One activity per kid today! No wonder I never felt like getting anything else done.
First, Gabriel's (resumed) skating lessons. We missed 4 straight weeks, 3 due to compressor problems at the ice rink, and 1 due to ... well, Mom needing to decompress when Dad was out of town and there were two other T-ball events the same day and the other 2 kids to deal with. I just couldn't do it last week.
I didn't even see Gabriel's lesson; I dropped him off, ran an errand, and missed the whole thing. Just as well: it was hot today, and who wants to hang around an ice rink in shorts?
Later Gabriel told me it was the worst lesson he'd had; apparently he'd had a bad fall, hurt his knee and couldn't skate for about 5 minutes. Typical Gabriel, this was little more than a passing comment.
Immediately after skating, we zoomed to closing ceremonies for Little League. I don't know what's wrong with me, but I get very choked up at these things. All the pomp and circumstance...I'm a total sucker for it. I guess it's just the great sense of belonging that gets me.
As with the opening ceremonies, after introductions and high-fives with the older teams, the T-ball teams sat in the infield. I noticed that there were more T-ball teams (8) than in any other division (Farm, Pioneer, Minor and Major). No wonder they want to encourage the T-ball so much. It's really is the future of the league.
Julian's team, together for the last time.
So proud of my boy, even though his own enthusiasm for the whole thing is fairly reserved. I get the sense he still doesn't know what to make of it.
But I really loved being a part of this, and wish so much I could have actually contributed. I suppose it's more important to contribute to the school, if I had time to give at all, but my interest and desire is far stronger for "extra" things like this. Even though I was never involved in team sports myself (high school gymnastics isn't the same thing, they're still all individual performances) -- or perhaps because of that. The whole team/community thing just didn't exist in my upbringing, and it barely exists here in upscale overworked Silicon Valley. It makes me want to move to a small town where your neighbors are also your classmates, teammates and best friends.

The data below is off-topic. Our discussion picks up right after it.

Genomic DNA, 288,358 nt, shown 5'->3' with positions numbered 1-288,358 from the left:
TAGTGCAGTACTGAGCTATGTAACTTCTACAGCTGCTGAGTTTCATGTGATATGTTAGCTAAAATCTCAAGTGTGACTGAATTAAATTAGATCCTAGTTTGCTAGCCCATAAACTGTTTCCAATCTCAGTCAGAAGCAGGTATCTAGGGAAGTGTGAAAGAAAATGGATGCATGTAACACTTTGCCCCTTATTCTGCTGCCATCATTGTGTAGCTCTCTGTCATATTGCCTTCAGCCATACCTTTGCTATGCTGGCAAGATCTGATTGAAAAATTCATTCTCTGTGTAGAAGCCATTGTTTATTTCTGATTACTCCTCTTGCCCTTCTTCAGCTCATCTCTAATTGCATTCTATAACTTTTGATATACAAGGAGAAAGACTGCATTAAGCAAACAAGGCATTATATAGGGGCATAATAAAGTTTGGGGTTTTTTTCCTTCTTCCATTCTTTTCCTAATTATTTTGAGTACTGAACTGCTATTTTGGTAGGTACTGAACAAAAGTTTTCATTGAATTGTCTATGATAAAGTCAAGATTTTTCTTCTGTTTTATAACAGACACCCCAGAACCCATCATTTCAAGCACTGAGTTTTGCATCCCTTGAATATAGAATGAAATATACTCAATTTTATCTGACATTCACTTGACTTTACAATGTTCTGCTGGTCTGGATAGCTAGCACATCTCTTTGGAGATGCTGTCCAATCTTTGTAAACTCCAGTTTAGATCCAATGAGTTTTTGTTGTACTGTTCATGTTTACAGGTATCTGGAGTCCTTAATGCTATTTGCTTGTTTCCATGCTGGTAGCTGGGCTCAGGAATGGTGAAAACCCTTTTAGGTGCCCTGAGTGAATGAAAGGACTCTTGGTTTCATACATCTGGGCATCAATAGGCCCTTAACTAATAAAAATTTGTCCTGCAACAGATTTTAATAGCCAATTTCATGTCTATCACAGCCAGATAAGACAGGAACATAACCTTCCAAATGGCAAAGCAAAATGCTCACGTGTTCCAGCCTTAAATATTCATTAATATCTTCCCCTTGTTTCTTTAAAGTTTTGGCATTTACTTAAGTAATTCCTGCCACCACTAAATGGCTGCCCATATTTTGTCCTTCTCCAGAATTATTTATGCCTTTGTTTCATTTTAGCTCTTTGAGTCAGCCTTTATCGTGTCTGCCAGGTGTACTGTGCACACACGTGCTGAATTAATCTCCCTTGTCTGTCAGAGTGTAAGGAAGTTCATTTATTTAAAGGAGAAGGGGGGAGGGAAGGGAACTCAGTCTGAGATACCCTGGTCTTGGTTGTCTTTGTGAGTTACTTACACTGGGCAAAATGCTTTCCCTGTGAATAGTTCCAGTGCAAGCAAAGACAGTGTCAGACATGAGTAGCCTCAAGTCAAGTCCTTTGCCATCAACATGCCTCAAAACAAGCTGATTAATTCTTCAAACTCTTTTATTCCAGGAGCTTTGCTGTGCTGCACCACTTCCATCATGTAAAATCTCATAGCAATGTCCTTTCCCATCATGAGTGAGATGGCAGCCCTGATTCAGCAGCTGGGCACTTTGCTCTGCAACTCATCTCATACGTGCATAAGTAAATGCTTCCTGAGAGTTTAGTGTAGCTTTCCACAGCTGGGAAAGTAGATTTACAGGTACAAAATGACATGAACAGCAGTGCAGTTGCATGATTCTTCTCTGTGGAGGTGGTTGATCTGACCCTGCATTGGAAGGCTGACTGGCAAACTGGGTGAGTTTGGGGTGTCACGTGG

Back at the "ranch" in Sunnyvale, it was time for -- of all things -- yardwork! The landscapers are days away from being done, and we were disappointed they weren't done on Friday. Just a few little things left to do, then allll their equipment can go away, the port-a-potty can be removed, and we can do a final cleanup and call the place our own again.
But Mother Nature has no respect for such formalities, and the grass grows regardless. Today Dave mowed our new lawns for the first time, and the kids all helped rake.
In the end, we have some very neat and manicured grounds....it's almost weird. What?! Shouldn't I be elated, after all we've been through?! Our place is like a park now! But....I'm not a neat and manicured person. I like sort of wild, scrubby and just slightly out-of-control, like this wonderful Native garden we saw in April.
No lawn or tanbark there!
It's funny, I was raised with lawn and the idea that it's the gold standard for yards is hard to uproot. But more and more I see it as out-of-place, unnatural, almost ostentatious -- even as my eye continues to be drawn to it.